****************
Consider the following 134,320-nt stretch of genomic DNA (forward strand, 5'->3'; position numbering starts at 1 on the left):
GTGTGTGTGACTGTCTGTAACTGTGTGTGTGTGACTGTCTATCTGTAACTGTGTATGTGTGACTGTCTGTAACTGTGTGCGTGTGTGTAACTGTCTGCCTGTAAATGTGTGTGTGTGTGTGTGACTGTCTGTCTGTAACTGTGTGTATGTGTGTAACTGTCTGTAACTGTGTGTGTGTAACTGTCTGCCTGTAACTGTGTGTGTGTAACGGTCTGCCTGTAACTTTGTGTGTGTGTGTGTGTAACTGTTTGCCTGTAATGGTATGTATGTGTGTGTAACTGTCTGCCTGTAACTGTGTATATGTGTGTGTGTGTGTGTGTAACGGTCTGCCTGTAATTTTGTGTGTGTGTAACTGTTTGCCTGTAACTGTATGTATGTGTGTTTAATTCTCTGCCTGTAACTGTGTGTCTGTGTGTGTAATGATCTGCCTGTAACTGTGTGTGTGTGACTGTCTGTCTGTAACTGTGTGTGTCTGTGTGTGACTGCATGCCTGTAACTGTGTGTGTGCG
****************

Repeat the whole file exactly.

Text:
Consider the following 134,320-nt stretch of genomic DNA (forward strand, 5'->3'; position numbering starts at 1 on the left):
GTGTGTGTGACTGTCTGTAACTGTGTGTGTGTGACTGTCTATCTGTAACTGTGTATGTGTGACTGTCTGTAACTGTGTGCGTGTGTGTAACTGTCTGCCTGTAAATGTGTGTGTGTGTGTGTGACTGTCTGTCTGTAACTGTGTGTATGTGTGTAACTGTCTGTAACTGTGTGTGTGTAACTGTCTGCCTGTAACTGTGTGTGTGTAACGGTCTGCCTGTAACTTTGTGTGTGTGTGTGTGTAACTGTTTGCCTGTAATGGTATGTATGTGTGTGTAACTGTCTGCCTGTAACTGTGTATATGTGTGTGTGTGTGTGTGTAACGGTCTGCCTGTAATTTTGTGTGTGTGTAACTGTTTGCCTGTAACTGTATGTATGTGTGTTTAATTCTCTGCCTGTAACTGTGTGTCTGTGTGTGTAATGATCTGCCTGTAACTGTGTGTGTGTGACTGTCTGTCTGTAACTGTGTGTGTCTGTGTGTGACTGCATGCCTGTAACTGTGTGTGTGCG